Butalbital is a drug in the class known as barbiturates, central nervous system depressants that are used for a number of different reasons, but most often in the treatment of anxiety, pain, and seizures.
In addition, barbiturates are often used as sedatives. Barbiturates are no longer prescribed as frequently as they once were due to their potential for abuse, the development of physical dependence, and overdose. Instead, other medications, such as the benzodiazepines, are considered to be frontline treatments for conditions that barbiturates were once commonly used for.
Butalbital is often used in combination with other medications, such as acetaminophen, caffeine, aspirin, and/or codeine for the treatment of migraine headaches or tension headaches. The drug is no longer considered a frontline treatment for these conditions, but may still be prescribed for them.
Some brand-name drugs that include butalbital are Fioricet, Esgic, and Axocet. Butalbital is listed by the United States Drug Enforcement Agency as a Schedule III controlled substance, meaning that it has a moderate potential for abuse, the development of physical dependence, and addiction.
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Butalbital, like other barbiturates, produces a feeling of euphoria that is associated with feeling relaxed, free of stress, and almost as if one is intoxicated on alcohol. This sense of relaxation and euphoria contributes to its ability to treat severe headaches, but also contributes to its potential as a drug of abuse.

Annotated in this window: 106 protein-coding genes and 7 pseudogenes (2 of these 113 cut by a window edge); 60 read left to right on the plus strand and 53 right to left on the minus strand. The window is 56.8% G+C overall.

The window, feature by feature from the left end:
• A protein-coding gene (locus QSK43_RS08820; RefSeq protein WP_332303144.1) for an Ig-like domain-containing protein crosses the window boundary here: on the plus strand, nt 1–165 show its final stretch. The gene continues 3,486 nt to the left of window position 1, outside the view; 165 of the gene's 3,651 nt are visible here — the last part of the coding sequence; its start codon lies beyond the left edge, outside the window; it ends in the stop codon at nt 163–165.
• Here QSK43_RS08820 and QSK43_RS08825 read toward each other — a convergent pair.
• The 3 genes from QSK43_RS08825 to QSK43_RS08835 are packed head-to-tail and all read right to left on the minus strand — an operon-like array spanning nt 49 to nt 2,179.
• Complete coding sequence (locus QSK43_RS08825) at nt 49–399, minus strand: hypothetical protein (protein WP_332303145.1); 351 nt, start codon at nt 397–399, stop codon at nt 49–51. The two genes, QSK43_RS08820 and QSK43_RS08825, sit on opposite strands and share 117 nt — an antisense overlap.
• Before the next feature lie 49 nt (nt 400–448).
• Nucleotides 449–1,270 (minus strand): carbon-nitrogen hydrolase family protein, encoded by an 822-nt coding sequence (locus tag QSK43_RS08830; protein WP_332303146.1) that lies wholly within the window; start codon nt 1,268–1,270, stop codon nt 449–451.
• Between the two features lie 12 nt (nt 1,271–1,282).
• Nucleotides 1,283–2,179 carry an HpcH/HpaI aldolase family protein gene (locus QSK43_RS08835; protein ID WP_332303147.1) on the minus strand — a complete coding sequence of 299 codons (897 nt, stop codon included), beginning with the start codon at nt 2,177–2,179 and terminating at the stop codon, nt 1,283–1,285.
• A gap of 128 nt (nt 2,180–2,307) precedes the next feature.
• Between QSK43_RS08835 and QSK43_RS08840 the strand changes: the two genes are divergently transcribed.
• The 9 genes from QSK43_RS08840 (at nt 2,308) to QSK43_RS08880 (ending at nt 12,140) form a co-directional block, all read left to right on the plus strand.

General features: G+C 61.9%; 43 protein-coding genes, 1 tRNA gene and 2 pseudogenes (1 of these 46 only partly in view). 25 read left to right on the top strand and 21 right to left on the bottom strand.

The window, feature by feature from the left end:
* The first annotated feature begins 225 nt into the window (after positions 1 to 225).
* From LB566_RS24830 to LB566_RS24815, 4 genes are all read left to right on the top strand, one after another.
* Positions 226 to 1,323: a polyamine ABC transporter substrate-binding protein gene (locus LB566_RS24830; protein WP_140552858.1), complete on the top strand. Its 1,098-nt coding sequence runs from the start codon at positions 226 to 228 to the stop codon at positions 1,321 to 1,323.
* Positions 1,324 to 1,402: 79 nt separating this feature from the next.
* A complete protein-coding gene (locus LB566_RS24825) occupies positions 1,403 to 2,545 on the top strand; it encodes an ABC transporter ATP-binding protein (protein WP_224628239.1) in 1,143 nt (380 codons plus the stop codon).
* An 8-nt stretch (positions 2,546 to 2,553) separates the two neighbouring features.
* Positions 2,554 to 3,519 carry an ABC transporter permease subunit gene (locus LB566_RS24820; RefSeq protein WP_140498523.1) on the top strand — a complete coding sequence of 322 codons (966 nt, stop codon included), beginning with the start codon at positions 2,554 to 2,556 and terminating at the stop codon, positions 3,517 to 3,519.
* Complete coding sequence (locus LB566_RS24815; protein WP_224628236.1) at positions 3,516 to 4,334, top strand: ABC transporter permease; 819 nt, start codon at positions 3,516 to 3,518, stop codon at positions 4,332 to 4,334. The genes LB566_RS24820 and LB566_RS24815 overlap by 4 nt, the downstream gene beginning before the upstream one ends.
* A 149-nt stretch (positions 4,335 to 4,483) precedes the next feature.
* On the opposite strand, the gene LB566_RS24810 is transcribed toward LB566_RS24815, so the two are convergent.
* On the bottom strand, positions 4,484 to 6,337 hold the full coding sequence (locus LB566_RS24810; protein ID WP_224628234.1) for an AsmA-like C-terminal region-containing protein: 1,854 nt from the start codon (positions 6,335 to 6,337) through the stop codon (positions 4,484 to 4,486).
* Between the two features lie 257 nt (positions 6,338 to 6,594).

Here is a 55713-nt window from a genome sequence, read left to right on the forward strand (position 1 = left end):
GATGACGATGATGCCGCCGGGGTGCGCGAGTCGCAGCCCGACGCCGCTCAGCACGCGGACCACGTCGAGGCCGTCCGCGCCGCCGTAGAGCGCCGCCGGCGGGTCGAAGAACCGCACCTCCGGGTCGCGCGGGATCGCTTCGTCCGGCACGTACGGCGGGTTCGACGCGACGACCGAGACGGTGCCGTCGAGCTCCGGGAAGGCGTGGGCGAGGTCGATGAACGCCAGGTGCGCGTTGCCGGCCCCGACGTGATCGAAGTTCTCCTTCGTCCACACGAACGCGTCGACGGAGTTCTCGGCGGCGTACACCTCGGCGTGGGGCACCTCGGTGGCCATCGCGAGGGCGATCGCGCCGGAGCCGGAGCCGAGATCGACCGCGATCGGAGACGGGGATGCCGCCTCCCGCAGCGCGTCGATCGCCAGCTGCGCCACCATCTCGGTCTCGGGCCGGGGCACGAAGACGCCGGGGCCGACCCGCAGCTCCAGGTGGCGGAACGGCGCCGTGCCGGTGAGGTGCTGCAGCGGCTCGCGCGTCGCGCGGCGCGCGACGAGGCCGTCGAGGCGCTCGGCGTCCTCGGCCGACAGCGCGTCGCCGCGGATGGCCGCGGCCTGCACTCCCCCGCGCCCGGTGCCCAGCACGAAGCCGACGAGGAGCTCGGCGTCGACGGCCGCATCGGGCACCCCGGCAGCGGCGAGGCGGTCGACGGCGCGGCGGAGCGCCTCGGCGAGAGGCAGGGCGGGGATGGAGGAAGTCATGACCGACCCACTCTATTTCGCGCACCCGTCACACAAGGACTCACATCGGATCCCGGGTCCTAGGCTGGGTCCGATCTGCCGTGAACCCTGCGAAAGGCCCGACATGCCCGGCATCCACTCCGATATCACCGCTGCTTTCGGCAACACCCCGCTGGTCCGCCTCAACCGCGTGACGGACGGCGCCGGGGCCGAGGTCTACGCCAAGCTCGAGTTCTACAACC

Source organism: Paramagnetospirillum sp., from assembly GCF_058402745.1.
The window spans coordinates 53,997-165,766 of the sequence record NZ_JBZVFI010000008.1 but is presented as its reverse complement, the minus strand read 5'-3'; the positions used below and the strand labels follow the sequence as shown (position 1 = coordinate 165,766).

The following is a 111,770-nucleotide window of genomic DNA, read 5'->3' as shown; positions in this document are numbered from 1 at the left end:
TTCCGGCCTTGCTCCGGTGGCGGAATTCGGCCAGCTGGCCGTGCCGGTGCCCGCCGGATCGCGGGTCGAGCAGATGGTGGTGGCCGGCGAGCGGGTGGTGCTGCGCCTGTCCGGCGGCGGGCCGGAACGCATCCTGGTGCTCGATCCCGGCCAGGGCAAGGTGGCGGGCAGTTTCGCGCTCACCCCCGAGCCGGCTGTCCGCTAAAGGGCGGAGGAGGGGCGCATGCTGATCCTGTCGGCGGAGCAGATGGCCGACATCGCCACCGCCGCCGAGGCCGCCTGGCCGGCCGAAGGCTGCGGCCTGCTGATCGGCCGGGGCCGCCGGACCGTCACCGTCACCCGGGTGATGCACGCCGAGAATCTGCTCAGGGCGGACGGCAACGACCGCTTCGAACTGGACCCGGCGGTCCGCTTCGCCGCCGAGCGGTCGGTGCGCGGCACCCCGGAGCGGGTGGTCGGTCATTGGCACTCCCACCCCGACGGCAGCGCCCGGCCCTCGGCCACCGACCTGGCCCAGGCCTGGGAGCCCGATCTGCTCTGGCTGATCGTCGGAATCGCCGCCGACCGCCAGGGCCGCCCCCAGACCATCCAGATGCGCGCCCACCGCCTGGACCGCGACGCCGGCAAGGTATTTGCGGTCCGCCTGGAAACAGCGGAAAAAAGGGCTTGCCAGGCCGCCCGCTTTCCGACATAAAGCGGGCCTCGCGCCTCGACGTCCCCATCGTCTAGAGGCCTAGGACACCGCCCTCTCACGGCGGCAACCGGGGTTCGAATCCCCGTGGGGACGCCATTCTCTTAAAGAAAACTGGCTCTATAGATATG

Other side effects associated with butalbital include the following:
- Decreases in reaction time, motor coordination, balance, and in the speed and flow of thinking processes
- Feeling dizzy or lightheaded, feelings of lethargy, drowsiness, and a relaxing warm sensation
- Nausea, stomach pain, stomach cramps, and vomiting
- Feeling short of breath due to respiratory suppression
- Rare side effects, such as rash, itching, problems with breathing, problems with swallowing, dry mouth, difficulty swallowing, gas, heartburn, severe lethargy or fatigue, ringing in the years, black tarry stools, and/or leg cramps or leg pain (Call your physician if experiencing these effects.)
- The development of physical dependence and/or a substance use disorder with chronic abuse
Due to its central nervous system depressant effects, butalbital is the most common barbiturate associated with arrests for impaired driving. Operating machinery or driving while taking butalbital is extremely dangerous and akin to driving under the influence of alcohol. Individuals who use butalbital in conjunction with other substances, such as other barbiturates, benzodiazepines, narcotic medications, stimulants, or alcohol, are at risk for serious effects that can potentially be fatal.
Symptoms of an overdose on butalbital include:
- Cognitive symptoms, such as confusion, displaying slurred or slowed speech, issues with judgment, and irrational behavior
- Physical symptoms, such as sluggishness, extremely depressed reflexes, lack of coordination, balance issues, staggering gate, and appearing as if intoxicated
- Physical signs, such as extremely slowed breathing rates, extremely slow heart rate, extremely low temperature, extreme lethargy and sleepiness, and limp muscles
Of course, there is potential for the individual to become unconscious or comatose. Any individual who is suspected of overdosing on butalbital should receive immediate medical attention.
Like all barbiturates, butalbital has a high potential for abuse and for the development of physical dependence. Tolerance to barbiturates like butalbital develops very quickly in individuals who abuse the drug. When tolerance occurs, users will attempt to take higher doses more frequently in an effort to achieve the same results they used to get at lower doses. Some signs that someone is abusing or addicted to butalbital include:
- The person obtains the drug without a prescription, or if they have a prescription, they use the drug more often or in higher doses than specified by the prescription.
- Individuals with prescriptions who engage in doctor shopping to obtain more drugs are most likely abusing the drug.